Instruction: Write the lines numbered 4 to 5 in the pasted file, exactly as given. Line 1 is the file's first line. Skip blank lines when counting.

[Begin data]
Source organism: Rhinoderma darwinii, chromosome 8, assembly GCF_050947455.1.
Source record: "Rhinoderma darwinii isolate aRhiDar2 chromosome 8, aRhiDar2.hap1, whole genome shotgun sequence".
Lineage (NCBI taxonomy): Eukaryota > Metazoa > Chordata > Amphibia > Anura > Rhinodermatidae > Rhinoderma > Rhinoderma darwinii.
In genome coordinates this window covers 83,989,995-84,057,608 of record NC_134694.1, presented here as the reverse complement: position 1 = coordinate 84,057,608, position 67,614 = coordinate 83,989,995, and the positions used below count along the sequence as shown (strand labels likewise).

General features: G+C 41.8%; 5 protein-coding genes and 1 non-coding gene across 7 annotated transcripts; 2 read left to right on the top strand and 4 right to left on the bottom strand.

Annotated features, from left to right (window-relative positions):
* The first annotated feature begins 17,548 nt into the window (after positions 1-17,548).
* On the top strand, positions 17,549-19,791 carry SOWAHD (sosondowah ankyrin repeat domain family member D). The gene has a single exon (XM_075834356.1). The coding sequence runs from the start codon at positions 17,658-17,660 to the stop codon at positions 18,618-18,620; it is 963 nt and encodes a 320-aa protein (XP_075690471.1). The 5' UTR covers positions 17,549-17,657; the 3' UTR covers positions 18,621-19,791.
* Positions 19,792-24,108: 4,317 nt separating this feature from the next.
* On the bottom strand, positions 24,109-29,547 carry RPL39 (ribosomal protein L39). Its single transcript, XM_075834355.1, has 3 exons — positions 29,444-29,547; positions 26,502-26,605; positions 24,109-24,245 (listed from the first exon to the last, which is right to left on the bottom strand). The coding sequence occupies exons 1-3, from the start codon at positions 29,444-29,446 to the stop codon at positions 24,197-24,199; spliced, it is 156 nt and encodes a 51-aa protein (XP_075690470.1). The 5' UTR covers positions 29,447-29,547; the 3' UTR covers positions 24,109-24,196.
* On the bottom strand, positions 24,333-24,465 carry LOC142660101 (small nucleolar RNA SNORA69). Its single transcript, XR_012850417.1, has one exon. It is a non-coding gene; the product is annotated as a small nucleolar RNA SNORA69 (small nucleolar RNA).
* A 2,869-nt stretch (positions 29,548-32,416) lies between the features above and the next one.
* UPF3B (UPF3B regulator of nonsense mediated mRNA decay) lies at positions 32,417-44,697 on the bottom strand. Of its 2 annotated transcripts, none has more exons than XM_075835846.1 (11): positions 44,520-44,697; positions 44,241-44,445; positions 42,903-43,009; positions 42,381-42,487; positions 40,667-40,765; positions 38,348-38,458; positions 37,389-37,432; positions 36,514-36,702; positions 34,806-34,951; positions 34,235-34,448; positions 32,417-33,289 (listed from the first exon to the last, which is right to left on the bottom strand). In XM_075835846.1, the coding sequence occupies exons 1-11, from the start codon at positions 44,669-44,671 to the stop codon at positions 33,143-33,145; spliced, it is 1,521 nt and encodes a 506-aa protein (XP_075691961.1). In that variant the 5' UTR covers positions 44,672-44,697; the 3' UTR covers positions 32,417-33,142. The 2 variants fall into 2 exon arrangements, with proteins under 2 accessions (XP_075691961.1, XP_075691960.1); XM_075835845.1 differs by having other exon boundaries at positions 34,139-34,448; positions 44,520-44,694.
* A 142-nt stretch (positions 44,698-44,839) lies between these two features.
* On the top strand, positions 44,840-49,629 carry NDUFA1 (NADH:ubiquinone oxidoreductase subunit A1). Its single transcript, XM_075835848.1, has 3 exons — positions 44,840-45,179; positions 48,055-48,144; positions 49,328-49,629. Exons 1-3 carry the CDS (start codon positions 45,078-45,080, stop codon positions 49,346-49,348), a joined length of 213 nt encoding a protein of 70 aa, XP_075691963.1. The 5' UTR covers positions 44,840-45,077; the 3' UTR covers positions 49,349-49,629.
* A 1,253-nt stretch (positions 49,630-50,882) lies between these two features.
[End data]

In genome coordinates this window covers 83,989,995-84,057,608 of record NC_134694.1, presented here as the reverse complement: position 1 = coordinate 84,057,608, position 67,614 = coordinate 83,989,995, and the positions used below count along the sequence as shown (strand labels likewise).

General features: G+C 41.8%; 5 protein-coding genes and 1 non-coding gene across 7 annotated transcripts; 2 read left to right on the top strand and 4 right to left on the bottom strand.